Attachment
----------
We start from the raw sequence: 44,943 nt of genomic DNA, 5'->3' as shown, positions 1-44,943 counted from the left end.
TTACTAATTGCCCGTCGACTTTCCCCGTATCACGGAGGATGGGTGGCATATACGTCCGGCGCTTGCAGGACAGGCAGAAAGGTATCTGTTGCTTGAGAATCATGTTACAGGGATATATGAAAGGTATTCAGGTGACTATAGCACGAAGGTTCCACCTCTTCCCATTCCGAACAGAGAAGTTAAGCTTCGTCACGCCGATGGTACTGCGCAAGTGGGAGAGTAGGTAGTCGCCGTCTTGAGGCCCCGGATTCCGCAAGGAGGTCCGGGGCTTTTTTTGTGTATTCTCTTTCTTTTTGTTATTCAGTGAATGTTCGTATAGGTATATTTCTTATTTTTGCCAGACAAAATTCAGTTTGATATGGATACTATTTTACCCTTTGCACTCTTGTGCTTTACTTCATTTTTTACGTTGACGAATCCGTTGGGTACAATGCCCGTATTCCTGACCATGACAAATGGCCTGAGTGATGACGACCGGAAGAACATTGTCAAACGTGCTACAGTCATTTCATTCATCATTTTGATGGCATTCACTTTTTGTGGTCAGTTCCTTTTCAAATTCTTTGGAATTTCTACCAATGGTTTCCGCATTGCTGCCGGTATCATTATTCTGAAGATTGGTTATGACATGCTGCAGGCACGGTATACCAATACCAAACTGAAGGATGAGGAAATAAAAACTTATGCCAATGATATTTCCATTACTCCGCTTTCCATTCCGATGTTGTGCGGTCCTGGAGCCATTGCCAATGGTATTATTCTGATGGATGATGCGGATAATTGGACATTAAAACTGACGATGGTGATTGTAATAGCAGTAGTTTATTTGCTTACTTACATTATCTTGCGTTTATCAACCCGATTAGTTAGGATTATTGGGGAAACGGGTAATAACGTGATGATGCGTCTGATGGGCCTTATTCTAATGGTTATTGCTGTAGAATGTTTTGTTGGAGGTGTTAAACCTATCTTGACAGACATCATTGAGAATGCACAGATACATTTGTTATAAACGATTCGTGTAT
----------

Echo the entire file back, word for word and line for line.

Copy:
We start from the raw sequence: 44,943 nt of genomic DNA, 5'->3' as shown, positions 1-44,943 counted from the left end.
TTACTAATTGCCCGTCGACTTTCCCCGTATCACGGAGGATGGGTGGCATATACGTCCGGCGCTTGCAGGACAGGCAGAAAGGTATCTGTTGCTTGAGAATCATGTTACAGGGATATATGAAAGGTATTCAGGTGACTATAGCACGAAGGTTCCACCTCTTCCCATTCCGAACAGAGAAGTTAAGCTTCGTCACGCCGATGGTACTGCGCAAGTGGGAGAGTAGGTAGTCGCCGTCTTGAGGCCCCGGATTCCGCAAGGAGGTCCGGGGCTTTTTTTGTGTATTCTCTTTCTTTTTGTTATTCAGTGAATGTTCGTATAGGTATATTTCTTATTTTTGCCAGACAAAATTCAGTTTGATATGGATACTATTTTACCCTTTGCACTCTTGTGCTTTACTTCATTTTTTACGTTGACGAATCCGTTGGGTACAATGCCCGTATTCCTGACCATGACAAATGGCCTGAGTGATGACGACCGGAAGAACATTGTCAAACGTGCTACAGTCATTTCATTCATCATTTTGATGGCATTCACTTTTTGTGGTCAGTTCCTTTTCAAATTCTTTGGAATTTCTACCAATGGTTTCCGCATTGCTGCCGGTATCATTATTCTGAAGATTGGTTATGACATGCTGCAGGCACGGTATACCAATACCAAACTGAAGGATGAGGAAATAAAAACTTATGCCAATGATATTTCCATTACTCCGCTTTCCATTCCGATGTTGTGCGGTCCTGGAGCCATTGCCAATGGTATTATTCTGATGGATGATGCGGATAATTGGACATTAAAACTGACGATGGTGATTGTAATAGCAGTAGTTTATTTGCTTACTTACATTATCTTGCGTTTATCAACCCGATTAGTTAGGATTATTGGGGAAACGGGTAATAACGTGATGATGCGTCTGATGGGCCTTATTCTAATGGTTATTGCTGTAGAATGTTTTGTTGGAGGTGTTAAACCTATCTTGACAGACATCATTGAGAATGCACAGATACATTTGTTATAAACGATTCGTGTAT